Are R&D Tax Credits Available in Texas?

Yes. Beginning with tax returns filed after January 1st, 2014 (for tax years ended in 2013), Taxpayers in Texas state can claim the Research Development (R&D) Tax Credit to offset a portion of their franchise tax or use it towards a sales and use tax exemption on the purchase or lease of depreciable tangible personal property used in qualified research in Texas. Some highlights of the Texas Research and Development Tax Credit include:

  • Qualified Research Expenses (QREs) have the same meaning as in IRC § 41, except that such expenses must be for research conducted within Texas.
  • The credit amount is 5% of the excess amount of qualified research expenses in the current period over the base amount (50% of the average of the previous three years).
  • The allowable Franchise Tax Credit in any one period, including carryforward amounts, cannot exceed 50% of the franchise tax due for the period.
  • Unused credits can be carried forward for up-to 20 consecutive report years.
  • The sales and use tax exemption is effective for activities beginning after January 1st, 2014.
  • Any entity (including combined group) creating or claiming a research and development activities credit in Texas must file a Texas franchise tax report.
  • Any amount spent with a public or private institution of higher education will be able to generate a 25% higher Texas R&D tax credit. This will increase the percentage of the credit eligible for the Texas R&D tax credit from 5% to 6.25%.
  • NEW: On October 15, Texas promulgated significant amendments to the Texas research and development activities franchise tax credit. The main highlights from the amendments are noted below:
    • The internal use software (IUS) exclusion in Texas does not apply to software used in an activity that constitutes qualified research, or in a production process that meets the requirements of the 4-Part Test. Texas now defines IUS as it was defined federally before final internal use software regulations were released in November of 2016.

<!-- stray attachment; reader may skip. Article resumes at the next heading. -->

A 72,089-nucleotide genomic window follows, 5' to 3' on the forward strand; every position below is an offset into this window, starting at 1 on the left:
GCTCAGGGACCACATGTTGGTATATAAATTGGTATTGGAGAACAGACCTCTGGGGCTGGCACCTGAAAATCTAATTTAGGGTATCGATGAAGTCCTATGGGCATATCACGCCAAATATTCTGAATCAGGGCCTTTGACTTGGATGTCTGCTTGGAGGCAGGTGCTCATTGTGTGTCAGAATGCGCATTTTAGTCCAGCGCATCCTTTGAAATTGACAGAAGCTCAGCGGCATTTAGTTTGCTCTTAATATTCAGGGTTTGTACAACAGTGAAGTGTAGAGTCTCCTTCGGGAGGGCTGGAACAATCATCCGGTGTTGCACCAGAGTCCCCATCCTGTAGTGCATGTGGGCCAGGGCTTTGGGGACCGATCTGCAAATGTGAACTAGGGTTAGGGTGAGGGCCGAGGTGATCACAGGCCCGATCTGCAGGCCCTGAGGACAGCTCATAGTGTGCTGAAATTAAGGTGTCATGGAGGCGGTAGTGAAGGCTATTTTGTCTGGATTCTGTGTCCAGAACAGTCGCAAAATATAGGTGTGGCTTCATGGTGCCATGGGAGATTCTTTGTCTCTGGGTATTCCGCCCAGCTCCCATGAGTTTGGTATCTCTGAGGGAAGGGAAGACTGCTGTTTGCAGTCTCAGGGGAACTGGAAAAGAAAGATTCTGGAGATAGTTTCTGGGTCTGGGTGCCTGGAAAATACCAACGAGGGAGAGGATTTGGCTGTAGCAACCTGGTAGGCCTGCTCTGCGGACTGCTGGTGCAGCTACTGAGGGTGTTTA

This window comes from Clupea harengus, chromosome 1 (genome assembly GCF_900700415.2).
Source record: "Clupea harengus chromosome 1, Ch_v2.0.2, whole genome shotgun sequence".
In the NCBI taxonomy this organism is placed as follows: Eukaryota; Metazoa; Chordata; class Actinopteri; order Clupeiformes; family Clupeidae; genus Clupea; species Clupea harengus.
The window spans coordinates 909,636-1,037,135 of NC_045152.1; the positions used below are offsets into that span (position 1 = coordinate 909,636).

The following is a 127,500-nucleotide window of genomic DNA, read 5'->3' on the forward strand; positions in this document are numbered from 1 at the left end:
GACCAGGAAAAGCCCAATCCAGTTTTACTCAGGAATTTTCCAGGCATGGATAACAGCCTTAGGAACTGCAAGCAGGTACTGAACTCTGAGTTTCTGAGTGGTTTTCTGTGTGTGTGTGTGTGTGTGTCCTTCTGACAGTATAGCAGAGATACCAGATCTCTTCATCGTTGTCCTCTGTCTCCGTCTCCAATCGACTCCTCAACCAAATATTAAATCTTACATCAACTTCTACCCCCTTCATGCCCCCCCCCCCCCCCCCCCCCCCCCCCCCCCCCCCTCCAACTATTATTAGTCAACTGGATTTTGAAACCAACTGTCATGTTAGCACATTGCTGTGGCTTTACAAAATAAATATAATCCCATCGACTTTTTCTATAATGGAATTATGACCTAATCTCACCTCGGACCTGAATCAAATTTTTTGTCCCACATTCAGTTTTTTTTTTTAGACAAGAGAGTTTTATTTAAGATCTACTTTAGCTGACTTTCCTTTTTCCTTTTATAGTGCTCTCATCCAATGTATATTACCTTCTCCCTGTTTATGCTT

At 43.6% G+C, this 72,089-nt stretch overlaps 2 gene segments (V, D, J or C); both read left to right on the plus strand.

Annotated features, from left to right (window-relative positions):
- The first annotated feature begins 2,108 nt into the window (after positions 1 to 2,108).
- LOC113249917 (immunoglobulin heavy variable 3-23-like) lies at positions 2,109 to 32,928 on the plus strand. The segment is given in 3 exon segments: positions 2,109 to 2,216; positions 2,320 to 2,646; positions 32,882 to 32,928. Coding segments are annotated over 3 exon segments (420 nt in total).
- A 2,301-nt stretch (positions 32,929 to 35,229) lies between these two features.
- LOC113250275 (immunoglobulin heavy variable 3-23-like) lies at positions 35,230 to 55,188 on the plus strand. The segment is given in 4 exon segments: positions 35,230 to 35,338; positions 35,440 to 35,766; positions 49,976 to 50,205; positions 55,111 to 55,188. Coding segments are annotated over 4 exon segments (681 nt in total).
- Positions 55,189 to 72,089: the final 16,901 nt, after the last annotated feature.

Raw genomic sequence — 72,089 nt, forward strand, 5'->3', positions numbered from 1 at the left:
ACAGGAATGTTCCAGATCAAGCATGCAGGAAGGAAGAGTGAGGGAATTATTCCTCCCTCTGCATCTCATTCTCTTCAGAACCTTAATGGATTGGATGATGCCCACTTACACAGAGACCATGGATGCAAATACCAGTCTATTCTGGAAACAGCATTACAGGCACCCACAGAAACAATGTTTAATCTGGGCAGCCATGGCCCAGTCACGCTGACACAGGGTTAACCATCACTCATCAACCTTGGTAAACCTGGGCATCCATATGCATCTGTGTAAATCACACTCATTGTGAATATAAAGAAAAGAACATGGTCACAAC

• Any item of tangible personal property where the taxpayer would not have paid Texas sales and use tax due to the manufacturing exemption or the sale for resale exemption is excluded from qualified research. This treatment requires taxpayers to choose either a sales and use tax exemption or a research and development supplies credit.
    • Although Texas incorporates IRC Section 41 into its R&D credit rule, the burden of proof does not align with the federal standard. The final rule provides that while case law on various issues is persuasive, however, it is not binding on the Texas Comptroller.
    • If a combined group changes (e.g., loses a member), the credit carryforward will be attributed to each member of the combined group that was included on the report of the report year that the carryforward relates. Each member of the combined group that has a carryforward attributed to it (including the member that leaves), may use the carryforward on future franchise tax reports. The combined group with a membership change may only carryforward the R&D credit on future franchise tax reports if the member(s) who were attributed a carryforward remain part of the combined group on the last day of the accounting period on which the report is based.

What are the Potential Benefits of this Tax Credit?

There are several benefits to realizing the R&D tax credit. These benefits can include the following:

  • Receive up to 12-16 cents of federal and state R&D tax credits for every qualified dollar
  • Create a dollar-for-dollar reduction in your federal and state income tax liability
  • Increase earnings-per-share
  • Reduce your effective tax rate
  • Improve cash flow
  • Carry forward the credit up to 20 years
  • Perform look back studies to recognize unclaimed credits for open tax years (generally 3 or 4 years)
  • Utilize the federal R&D tax credit against payroll tax (applicable to certain startup companies)

Texas R&D Tax Credit Case Study

An Austin-based software developer began operations in 2006. The Company has steadily increased its research expenditures primarily through the addition of both experienced and inexperienced developers. The client has been claiming the federal R&D Tax Credit since 2009 and the Texas R&D Tax Credit beginning for tax year ended December 31, 2013.

Total QREs
Total QREs
Total $2,300,000 $230,000 $2,300,000 $47,083

You can read more about this Texas tax credit case study here.